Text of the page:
In a classic moment in Senate subcommittee history, Fred Rogers in 1969 helped secure funding for public television by describing his show, “
’ Neighborhood,” and reciting the lyrics from one of its songs, “What Do You Do With the Mad That You Feel?”
When he finished,
Sen. John Pastore,
who was leading the hearing and had bristled at earlier testimony mostly consisting of statements being read, was visibly moved.
“I think it’s wonderful. I think it’s wonderful,” he said. “Looks like you just earned the $20 million.”
The scene is featured in a new documentary, “Won’t You Be My Neighbor?,” directed by
that drew tears from many critics at the Sundance Film Festival in January. The film opens in theaters in June, part of a series of events celebrating the 50th anniversary of “Mister Rogers’ Neighborhood,” a series that in an unfailingly gentle tone taught children about everything from how to make friends and what factories are like to heavier topics like divorce and war.
Won’t You Be My Competitor?
“We had a director that once said to me, ‘If you take all the elements that make good television, and do the exact opposite, you have “Mister Rogers’ Neighborhood,” ’ ”
who worked on the original series, recalls in the documentary. “Low production values, simple sets, an unlikely star—yet it worked because he was saying something important.”
Rogers-mania gets rolling on Tuesday when TV quiz show “Jeopardy!” devotes one of its categories to Mr. Rogers, who died of cancer in 2003. Later this month, PBS plans to air classic episodes of “Mister Rogers’ Neighborhood,” which began in 1968 and ran until 2001. On March 6, PBS stations air their own hourlong documentary special, “Mister Rogers: It’s You I Like,” featuring interviews with
and hosted by
who worked on the show at Pittsburgh station WQED as a stagehand and young actor.
The example Mr. Rogers set “was the bar of how I would like to behave,” says Mr. Apatow, the comedy director whose movies include “Knocked Up” and “The 40-Year-Old Virgin.” “He was pure love.”
In the spring, the U.S. Postal Service plans to issue a Fred Rogers stamp, and the toy company Funko is adding Mr. Rogers to its universe of collectible vinyl figurines that includes Harry Potter, Wonder Woman, and “Walking Dead” zombies.
is attached to portray Mr. Rogers in the biopic “You Are My Friend,” with production scheduled to begin later this year.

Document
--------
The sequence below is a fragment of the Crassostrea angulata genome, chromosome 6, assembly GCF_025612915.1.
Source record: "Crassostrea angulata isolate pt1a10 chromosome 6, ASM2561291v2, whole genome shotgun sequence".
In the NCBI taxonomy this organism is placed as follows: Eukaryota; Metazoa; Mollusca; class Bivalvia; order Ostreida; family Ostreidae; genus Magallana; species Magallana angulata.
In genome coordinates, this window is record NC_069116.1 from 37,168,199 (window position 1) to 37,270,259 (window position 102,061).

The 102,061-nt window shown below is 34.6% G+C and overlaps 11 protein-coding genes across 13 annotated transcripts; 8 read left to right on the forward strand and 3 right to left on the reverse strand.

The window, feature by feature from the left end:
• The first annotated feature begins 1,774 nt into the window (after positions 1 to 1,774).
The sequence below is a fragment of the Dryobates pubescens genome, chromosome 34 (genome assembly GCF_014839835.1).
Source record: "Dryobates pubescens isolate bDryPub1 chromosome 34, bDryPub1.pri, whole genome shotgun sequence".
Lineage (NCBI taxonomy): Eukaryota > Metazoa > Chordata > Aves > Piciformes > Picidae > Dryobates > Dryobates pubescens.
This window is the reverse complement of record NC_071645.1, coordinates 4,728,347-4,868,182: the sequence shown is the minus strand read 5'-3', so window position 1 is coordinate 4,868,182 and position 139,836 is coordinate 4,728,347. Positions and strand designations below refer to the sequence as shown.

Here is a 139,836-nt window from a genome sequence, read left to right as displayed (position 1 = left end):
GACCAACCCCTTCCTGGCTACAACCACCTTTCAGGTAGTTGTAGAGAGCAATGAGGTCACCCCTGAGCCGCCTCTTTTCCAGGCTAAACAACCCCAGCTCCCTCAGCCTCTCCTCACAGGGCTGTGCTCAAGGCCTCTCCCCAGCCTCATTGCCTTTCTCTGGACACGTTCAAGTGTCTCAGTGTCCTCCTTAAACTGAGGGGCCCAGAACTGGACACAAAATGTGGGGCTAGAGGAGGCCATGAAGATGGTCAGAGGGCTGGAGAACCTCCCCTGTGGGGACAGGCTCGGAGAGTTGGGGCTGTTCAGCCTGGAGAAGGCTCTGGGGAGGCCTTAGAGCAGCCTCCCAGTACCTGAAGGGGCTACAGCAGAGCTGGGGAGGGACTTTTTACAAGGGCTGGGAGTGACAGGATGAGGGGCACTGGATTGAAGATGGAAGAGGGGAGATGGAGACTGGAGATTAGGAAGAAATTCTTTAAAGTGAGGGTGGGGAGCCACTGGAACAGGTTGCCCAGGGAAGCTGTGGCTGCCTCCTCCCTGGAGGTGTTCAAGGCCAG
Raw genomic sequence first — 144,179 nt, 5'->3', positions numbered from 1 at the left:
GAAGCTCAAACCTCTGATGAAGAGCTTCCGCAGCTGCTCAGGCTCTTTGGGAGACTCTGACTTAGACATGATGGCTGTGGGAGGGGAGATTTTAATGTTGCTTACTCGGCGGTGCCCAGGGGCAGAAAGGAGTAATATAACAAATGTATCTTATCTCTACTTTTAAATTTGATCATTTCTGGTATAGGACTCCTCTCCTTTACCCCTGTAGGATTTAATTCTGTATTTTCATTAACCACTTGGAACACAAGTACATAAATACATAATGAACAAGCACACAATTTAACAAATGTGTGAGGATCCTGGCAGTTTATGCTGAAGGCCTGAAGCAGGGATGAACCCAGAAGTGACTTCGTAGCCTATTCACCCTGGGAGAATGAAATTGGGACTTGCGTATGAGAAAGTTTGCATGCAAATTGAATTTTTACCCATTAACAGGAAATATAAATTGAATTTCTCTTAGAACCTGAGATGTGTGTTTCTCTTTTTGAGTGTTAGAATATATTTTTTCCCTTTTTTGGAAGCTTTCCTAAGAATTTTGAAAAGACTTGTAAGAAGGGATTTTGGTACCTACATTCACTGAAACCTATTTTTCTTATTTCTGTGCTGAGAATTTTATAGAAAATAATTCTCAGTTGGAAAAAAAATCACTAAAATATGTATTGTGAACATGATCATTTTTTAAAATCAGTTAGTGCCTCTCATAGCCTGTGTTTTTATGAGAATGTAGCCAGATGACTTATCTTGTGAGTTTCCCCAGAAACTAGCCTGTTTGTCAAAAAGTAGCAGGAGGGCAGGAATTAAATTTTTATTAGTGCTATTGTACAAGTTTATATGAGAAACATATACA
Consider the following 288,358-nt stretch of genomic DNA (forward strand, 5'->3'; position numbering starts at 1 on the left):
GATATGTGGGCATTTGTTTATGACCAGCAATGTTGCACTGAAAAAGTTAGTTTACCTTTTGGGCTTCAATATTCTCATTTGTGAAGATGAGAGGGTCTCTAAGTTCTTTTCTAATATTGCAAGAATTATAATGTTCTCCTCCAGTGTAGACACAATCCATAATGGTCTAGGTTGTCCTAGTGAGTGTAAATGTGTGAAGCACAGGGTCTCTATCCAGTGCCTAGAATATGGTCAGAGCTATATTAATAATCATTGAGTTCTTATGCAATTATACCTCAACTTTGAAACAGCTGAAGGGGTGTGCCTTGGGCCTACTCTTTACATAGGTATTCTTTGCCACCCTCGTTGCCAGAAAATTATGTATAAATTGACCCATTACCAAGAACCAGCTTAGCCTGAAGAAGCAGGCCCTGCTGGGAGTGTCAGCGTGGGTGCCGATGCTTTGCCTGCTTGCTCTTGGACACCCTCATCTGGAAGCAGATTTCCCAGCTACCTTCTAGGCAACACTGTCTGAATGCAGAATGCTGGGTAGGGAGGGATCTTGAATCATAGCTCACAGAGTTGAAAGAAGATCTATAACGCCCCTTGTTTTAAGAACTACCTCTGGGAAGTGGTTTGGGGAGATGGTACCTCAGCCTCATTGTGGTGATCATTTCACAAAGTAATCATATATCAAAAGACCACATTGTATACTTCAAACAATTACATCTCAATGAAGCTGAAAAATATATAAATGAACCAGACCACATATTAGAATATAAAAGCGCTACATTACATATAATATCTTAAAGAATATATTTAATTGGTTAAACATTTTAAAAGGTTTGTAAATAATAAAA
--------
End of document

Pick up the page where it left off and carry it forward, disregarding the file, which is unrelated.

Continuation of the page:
Every weekday for decades, Mr. Rogers would enter his TV house, singing “Won’t You Be My Neighbor.” He swapped his jacket for a zip-up cardigan (his mother made his sweaters), then sat to change his shoes. He might have a guest demonstrate how a machine or a musical instrument worked. He spoke without irony, understanding how children can take words literally.
Soon the trolley would swing by and transport viewers to a world of make-believe, where puppets, voiced by Mr. Rogers, played out scenes reflecting early-childhood dilemmas. There was bossy King Friday XIII, who in an early episode built a wall to prevent things from changing, and timid Daniel Tiger, who often needed to be reassured. Mr. Rogers’ songs, released on more than a dozen albums, helped the smallest children process their feelings.
“He turned big ideas into very simple messages,” says
head of production and creative development for the Fred Rogers Co., which continues to produce programming such as “Daniel Tiger’s Neighborhood” for PBS.
Born in Latrobe, Pa., in 1928, Fred Rogers studied music composition and theology and worked with child psychologist
at the University of Pittsburgh. He was already married with two sons when he was ordained as a Presbyterian minister in 1963. But he was enthralled by the potential of TV and went to work at NBC in New York, not long after FCC chairman Newton Minow had called television a “vast wasteland.”
“He never had a church. He had TV,” says Ms. Whitmer, now director of video production and special events at the Fred Rogers Co.
curator of television and radio at the Paley Center for Media in New York, which is planning its own Mr. Rogers events later this year, calls him “one of the great television auteurs.”
Without fanfare, Mr. Rogers’ program addressed topics like birth (one episode showed a kitten being born), death and physical handicaps. He showed himself struggling to learn and making mistakes. He revealed how he controlled the puppets and told children they could invent their own make-believes.
It is tempting to say that a program like his couldn’t thrive in today’s culture. But the show had its debut at a turbulent time. In June 1968, Mr. Rogers wrote a special episode in which Daniel Tiger meekly asks Lady Aberlin: “What does assassination mean?”
The addition of a Funko toy seems like an outlier to the heartwarming sentiment, but it reflects Mr. Rogers’ multigenerational impact on pop culture.
“We’re always looking for licenses that resonate with fans and collectors,” says
Funko’s director of marketing. “Sometimes they’re real people. We just announced a set of RuPaul figures. It’s obvious that Mr. Rogers really holds a special place in the heart of just about everybody.”
chief executive at the Fred Rogers Co., says the company hasn’t done many projects like this.
“I think Fred was always a little hesitant to do bobbleheads,” Mr. Siefken says. “He thought they might scare children.”
Write to Don Steinberg at firstname.lastname@example.org